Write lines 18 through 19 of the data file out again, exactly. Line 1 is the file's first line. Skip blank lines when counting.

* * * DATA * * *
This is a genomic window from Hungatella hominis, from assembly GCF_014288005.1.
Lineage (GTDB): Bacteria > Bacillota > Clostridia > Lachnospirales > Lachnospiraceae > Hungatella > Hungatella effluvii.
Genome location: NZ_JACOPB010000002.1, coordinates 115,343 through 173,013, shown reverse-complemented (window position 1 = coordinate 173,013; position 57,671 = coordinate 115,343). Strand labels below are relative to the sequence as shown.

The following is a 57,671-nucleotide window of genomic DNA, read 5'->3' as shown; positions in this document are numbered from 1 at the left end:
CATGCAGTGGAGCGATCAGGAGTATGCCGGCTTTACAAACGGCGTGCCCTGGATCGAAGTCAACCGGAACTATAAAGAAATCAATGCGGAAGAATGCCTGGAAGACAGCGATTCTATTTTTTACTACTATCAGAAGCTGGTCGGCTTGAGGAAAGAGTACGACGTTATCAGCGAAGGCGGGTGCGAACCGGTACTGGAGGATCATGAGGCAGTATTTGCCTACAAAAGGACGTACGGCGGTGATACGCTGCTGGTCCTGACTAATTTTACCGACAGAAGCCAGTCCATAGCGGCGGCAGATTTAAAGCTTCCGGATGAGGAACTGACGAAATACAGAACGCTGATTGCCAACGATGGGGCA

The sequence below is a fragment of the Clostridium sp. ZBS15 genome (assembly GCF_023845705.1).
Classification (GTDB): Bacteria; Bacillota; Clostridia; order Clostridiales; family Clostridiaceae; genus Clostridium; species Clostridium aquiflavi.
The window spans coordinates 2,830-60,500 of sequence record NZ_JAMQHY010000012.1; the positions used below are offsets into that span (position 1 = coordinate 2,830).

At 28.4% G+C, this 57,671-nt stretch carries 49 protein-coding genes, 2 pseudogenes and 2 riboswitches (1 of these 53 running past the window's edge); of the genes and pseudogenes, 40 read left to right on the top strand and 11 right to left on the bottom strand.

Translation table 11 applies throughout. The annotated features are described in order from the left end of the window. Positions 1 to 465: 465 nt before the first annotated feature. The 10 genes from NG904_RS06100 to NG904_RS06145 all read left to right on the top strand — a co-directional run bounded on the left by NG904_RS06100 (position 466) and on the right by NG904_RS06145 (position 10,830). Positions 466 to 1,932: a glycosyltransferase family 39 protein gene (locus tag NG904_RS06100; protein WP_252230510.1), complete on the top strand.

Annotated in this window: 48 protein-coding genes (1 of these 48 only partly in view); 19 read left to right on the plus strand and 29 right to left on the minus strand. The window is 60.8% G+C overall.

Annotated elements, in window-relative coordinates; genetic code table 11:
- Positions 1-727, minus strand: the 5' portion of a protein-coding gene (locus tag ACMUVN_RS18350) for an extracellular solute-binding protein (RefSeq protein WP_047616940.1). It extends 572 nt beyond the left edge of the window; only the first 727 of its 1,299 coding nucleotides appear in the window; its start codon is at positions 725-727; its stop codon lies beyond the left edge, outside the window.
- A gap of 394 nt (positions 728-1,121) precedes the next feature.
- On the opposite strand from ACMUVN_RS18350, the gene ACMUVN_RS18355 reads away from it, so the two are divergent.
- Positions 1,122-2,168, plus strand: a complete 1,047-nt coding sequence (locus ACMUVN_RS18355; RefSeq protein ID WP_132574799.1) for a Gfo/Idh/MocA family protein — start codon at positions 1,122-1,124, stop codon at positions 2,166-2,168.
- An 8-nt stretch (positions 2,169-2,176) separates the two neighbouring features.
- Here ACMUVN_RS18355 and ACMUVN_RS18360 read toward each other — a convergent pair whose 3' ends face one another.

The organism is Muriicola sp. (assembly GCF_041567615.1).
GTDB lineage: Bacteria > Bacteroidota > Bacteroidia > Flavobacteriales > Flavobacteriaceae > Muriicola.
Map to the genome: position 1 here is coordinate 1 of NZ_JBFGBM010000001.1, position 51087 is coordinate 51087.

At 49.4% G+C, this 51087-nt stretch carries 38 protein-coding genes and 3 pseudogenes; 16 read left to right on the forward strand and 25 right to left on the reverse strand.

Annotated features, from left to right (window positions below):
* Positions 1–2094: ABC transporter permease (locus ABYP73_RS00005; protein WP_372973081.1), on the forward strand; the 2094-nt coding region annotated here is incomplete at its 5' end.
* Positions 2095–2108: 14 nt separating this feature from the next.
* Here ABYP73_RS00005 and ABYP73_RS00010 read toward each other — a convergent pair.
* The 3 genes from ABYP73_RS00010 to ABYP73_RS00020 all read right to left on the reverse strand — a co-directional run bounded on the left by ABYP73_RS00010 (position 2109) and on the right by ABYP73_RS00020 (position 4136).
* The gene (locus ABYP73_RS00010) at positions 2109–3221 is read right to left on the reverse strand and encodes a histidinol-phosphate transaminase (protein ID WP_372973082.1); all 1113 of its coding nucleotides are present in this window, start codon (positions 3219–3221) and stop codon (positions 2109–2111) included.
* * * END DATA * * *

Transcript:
- Here ACMUVN_RS18355 and ACMUVN_RS18360 read toward each other — a convergent pair whose 3' ends face one another.

The organism is Muriicola sp. (assembly GCF_041567615.1).